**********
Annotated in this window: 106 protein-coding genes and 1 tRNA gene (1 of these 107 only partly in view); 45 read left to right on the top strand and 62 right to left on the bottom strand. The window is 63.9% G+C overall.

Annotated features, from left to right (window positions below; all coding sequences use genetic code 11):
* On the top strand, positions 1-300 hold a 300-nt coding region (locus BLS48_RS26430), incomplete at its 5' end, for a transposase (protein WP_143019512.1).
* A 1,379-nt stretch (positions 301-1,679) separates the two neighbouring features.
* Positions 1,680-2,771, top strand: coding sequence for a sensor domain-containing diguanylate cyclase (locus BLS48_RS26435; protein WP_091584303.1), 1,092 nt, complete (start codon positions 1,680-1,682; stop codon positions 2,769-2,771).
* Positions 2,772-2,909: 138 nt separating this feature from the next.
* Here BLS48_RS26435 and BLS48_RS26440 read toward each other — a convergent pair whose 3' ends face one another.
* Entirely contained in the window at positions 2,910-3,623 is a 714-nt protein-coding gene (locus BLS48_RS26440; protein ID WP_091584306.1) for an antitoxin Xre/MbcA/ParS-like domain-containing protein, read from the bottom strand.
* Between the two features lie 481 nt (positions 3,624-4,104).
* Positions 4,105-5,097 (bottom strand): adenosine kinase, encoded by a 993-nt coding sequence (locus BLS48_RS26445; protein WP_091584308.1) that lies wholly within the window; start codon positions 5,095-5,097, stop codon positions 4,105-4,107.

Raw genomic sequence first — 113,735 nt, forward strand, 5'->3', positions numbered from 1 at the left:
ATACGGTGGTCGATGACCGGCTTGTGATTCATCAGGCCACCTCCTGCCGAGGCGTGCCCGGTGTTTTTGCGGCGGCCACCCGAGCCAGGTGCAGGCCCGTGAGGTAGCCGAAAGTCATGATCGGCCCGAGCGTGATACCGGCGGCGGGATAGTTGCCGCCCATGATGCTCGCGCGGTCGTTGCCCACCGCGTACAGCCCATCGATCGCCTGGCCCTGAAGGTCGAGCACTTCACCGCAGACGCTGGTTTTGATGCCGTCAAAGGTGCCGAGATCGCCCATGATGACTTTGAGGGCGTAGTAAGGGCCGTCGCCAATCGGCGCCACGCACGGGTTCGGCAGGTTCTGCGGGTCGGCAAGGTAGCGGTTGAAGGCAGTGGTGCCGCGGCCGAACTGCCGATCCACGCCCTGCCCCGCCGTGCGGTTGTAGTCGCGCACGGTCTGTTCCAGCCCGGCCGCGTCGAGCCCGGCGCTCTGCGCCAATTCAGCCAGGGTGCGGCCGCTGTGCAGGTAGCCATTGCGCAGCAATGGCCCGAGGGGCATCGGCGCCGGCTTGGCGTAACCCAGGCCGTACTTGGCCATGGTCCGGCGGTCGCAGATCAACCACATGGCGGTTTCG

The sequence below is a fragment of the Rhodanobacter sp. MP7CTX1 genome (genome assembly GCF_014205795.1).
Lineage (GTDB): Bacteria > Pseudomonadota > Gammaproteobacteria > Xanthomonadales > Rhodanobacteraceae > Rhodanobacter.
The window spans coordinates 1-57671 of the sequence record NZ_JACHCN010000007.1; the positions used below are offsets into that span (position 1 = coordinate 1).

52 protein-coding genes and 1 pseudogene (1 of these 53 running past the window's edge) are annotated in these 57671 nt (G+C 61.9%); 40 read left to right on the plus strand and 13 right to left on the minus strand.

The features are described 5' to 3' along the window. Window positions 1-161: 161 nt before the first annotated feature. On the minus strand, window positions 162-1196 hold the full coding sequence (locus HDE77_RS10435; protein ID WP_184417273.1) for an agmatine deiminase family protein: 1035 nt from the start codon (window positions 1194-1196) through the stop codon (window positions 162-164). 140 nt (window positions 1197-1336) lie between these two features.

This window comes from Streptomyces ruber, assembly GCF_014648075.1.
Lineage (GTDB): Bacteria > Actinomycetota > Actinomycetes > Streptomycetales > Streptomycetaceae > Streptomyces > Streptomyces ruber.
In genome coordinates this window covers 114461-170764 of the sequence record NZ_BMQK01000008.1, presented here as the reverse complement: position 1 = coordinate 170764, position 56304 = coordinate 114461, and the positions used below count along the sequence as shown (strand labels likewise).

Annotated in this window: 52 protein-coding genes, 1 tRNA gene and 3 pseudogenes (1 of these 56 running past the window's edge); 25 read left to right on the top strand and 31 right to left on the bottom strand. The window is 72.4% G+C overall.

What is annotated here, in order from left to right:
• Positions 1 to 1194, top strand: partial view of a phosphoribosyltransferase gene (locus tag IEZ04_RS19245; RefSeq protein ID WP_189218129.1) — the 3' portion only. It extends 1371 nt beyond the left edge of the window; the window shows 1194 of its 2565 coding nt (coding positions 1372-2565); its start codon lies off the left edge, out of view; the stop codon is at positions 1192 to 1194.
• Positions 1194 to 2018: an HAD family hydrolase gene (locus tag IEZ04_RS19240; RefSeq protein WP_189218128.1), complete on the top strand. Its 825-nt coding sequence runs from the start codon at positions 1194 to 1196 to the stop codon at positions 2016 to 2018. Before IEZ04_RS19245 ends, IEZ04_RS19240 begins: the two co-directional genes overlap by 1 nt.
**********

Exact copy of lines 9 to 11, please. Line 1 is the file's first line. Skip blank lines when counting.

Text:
* Between the two features lie 481 nt (positions 3,624-4,104).
* Positions 4,105-5,097 (bottom strand): adenosine kinase, encoded by a 993-nt coding sequence (locus BLS48_RS26445; protein WP_091584308.1) that lies wholly within the window; start codon positions 5,095-5,097, stop codon positions 4,105-4,107.

Raw genomic sequence first — 113,735 nt, forward strand, 5'->3', positions numbered from 1 at the left: